Researchers at the Center for Quantum Nanoscience within the Institute for Basic Science (IBS) have made a major breakthrough in controlling the quantum properties of single atoms. In an international collaboration with IBM Research in San Jose, USA, using advanced and novel techniques, QNS scientists identified which mechanisms destroy the quantum properties of individual atoms by manipulating the magnetic state of a single iron atom on a thin insulator. Using a Scanning Tunneling Microscope, which utilizes an atomically sharp metal tip, they were able to precisely image individual iron atoms and measure and control the time that the iron atom can maintain its quantum behavior.
Their findings, published in the journal Science Advances, show that the loss in quantum state superposition is mainly caused by nearby electrons that the...20.02.2018 | Physics and Astronomy | Read more
Researchers from Queen Mary University of London have developed a printing technique using cells and molecules normally found in natural tissues to create constructs that resemble biological structures.
These structures are embedded in an ink which is similar to their native environment and opens the possibility to make them behave as they would in the body.20.02.2018 | Life Sciences | Read more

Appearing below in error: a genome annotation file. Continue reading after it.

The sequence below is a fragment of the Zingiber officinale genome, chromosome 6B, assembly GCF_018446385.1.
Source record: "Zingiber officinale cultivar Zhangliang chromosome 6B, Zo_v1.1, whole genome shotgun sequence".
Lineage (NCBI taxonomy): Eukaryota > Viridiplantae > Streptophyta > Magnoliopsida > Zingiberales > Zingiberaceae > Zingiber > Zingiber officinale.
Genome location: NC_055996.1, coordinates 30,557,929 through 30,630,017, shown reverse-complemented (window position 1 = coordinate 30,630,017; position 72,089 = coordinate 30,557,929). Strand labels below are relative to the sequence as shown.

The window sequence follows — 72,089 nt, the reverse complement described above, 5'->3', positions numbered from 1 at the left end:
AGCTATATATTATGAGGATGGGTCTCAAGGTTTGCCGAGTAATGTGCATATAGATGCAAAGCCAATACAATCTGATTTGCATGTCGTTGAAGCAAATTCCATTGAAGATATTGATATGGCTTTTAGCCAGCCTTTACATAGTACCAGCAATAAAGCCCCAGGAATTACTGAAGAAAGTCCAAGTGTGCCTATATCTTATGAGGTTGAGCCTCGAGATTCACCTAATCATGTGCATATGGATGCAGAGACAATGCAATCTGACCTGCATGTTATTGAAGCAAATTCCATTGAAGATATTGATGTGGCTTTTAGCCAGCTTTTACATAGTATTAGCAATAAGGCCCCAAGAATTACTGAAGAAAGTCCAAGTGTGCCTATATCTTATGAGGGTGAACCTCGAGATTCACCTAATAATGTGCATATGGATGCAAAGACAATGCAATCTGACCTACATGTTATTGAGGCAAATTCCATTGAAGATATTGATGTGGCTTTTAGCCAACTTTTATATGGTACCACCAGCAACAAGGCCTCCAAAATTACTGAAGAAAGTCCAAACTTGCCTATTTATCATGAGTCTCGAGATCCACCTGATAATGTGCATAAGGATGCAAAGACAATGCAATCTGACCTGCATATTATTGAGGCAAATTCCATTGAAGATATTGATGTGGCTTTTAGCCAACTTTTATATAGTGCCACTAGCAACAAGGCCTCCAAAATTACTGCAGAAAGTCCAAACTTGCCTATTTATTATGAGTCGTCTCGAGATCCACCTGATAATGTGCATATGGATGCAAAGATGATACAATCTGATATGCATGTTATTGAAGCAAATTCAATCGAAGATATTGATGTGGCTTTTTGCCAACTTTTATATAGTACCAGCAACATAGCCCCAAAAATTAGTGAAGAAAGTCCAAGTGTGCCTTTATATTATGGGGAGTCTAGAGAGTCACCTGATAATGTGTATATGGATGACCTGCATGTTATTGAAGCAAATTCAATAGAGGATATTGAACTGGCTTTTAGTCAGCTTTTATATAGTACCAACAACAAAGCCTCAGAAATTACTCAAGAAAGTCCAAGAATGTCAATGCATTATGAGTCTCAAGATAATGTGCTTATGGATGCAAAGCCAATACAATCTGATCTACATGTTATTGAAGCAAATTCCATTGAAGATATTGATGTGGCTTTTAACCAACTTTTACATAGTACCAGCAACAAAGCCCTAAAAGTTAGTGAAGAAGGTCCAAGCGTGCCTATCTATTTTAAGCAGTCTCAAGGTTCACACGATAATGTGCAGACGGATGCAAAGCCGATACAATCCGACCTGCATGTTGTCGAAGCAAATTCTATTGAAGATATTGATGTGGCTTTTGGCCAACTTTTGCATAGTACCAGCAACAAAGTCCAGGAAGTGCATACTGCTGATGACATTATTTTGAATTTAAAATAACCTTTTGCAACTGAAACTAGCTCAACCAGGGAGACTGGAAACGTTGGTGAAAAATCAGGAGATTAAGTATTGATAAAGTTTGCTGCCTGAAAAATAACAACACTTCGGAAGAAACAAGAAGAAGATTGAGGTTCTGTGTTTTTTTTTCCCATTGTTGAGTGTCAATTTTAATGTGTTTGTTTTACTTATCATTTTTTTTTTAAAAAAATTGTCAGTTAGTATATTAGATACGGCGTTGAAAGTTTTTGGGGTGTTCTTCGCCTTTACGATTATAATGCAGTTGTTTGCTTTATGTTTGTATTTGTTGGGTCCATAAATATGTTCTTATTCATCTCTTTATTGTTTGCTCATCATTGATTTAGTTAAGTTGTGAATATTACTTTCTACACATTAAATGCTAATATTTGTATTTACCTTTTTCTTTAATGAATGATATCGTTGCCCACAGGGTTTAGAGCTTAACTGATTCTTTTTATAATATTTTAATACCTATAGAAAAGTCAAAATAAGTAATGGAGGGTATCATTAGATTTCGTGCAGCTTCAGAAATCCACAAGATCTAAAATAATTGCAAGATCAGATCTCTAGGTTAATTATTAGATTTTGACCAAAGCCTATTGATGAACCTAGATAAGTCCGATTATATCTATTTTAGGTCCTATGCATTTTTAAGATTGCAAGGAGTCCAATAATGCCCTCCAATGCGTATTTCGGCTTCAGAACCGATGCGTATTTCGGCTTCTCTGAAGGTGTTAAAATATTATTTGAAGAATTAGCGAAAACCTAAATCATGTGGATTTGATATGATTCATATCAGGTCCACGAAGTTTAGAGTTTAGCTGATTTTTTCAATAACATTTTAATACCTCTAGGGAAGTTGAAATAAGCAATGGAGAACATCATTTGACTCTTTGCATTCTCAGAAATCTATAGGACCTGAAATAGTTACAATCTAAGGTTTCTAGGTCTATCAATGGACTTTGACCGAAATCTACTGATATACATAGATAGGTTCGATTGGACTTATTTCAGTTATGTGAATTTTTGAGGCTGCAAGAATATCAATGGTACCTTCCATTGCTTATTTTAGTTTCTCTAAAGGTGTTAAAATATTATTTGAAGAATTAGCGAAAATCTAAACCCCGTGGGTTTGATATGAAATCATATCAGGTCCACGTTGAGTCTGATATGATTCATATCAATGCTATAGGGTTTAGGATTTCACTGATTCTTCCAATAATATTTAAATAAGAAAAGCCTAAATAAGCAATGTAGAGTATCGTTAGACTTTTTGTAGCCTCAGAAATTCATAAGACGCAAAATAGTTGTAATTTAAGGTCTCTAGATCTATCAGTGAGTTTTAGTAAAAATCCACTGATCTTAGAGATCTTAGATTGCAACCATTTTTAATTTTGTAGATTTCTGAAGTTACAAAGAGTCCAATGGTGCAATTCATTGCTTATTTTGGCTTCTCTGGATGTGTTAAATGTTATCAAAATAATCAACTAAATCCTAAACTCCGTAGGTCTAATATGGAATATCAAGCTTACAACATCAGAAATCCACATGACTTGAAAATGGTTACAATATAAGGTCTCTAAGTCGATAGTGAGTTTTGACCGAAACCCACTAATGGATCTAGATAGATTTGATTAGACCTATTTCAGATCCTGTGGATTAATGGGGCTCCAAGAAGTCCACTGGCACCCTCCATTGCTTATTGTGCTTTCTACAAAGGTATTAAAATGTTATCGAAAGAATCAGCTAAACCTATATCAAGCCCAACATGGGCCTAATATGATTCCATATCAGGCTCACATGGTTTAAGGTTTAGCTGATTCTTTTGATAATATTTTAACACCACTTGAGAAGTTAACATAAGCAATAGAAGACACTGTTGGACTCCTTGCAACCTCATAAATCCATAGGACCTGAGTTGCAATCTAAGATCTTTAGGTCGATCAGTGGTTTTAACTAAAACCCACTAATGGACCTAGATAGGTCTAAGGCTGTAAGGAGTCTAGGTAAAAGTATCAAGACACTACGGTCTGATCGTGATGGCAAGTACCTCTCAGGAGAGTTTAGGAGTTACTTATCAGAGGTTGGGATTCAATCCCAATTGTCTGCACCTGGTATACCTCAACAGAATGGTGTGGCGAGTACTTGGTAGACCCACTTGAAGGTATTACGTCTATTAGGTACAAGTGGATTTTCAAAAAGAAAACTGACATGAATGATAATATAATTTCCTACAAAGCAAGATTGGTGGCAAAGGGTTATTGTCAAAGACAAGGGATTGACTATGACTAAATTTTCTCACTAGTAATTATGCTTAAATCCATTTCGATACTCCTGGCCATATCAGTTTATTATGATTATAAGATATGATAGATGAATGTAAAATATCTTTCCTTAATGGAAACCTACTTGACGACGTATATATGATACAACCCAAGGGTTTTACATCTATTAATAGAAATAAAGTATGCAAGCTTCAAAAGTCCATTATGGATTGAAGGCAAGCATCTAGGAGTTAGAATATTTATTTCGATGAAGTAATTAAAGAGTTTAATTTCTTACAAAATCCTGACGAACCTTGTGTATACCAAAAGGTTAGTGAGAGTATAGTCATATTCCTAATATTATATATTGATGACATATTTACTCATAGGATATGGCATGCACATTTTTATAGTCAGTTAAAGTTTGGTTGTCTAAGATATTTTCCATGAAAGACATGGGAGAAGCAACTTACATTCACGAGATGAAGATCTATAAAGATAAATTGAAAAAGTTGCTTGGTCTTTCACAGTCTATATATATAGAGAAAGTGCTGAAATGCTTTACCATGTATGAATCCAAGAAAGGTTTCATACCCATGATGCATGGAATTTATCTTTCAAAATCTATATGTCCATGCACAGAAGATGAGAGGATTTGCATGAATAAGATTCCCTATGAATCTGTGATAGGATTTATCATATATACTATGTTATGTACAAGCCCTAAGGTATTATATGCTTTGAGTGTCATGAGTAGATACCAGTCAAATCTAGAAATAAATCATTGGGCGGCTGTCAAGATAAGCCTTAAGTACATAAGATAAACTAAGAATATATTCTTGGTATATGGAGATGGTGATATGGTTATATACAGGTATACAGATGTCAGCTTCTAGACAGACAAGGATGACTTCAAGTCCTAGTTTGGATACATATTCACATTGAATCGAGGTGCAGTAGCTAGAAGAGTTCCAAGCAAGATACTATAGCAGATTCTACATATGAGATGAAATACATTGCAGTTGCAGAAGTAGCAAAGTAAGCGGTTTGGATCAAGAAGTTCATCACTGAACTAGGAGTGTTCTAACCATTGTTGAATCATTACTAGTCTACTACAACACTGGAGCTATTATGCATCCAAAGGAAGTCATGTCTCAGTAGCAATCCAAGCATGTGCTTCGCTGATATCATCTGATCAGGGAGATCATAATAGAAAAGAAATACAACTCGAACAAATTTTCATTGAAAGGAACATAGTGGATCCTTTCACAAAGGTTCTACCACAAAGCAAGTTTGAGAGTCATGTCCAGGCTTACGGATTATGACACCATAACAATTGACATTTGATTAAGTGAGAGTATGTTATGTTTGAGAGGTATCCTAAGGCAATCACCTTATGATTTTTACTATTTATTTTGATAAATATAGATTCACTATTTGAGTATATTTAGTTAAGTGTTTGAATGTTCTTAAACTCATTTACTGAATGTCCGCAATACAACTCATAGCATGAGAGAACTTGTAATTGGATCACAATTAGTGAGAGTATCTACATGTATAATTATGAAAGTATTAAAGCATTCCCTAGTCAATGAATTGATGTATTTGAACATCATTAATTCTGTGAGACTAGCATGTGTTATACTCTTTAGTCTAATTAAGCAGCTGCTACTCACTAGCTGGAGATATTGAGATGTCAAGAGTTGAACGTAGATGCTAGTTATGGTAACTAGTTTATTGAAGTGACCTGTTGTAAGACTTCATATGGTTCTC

Researchers at WMG at the University of Warwick have developed a new direct, precise test of Lithium-ion batteries’ internal temperatures and their electrodes potentials and found that the batteries can be safely charged up to five times faster than the current recommended charging limits.
The new technology works in-situ during a battery's normal operation without impeding its performance and it has been tested on standard commercially available...20.02.2018 | Power and Electrical Engineering | Read more
The thermoelectric effect is nothing new - it was discovered almost 200 years ago by Thomas J. Seebeck. If two different metals are brought together, then an electrical voltage can develop if one metal is warmer than the other. This effect allows residual heat to be partially converted into electrical energy. Residual heat is a by-product of almost all technological and natural processes, such as in power plants and every household appliance, and the human body as well. It is one of the largest underutilised energy sources in the world - and usually goes completely unused.
Tiny effect20.02.2018 | Materials Sciences | Read more
Dumbo octopuses live at a depth of thousands of meters in the oceans. A rare spectacle now provides further insight into this extraordinary habitat: a US scientist filmed a dumbo octopus measuring just a few centimeters hatching from its egg. Based on these video recordings and MRI scans of the internal organs, researchers from the Delaware Museum of Natural History, the University of Bonn, the University Hospital Münster, and the Woods Hole Oceanographic Institution were able to document a surprising similarity of the hatchling with adult animals. The find is now being presented in “Current Biology”.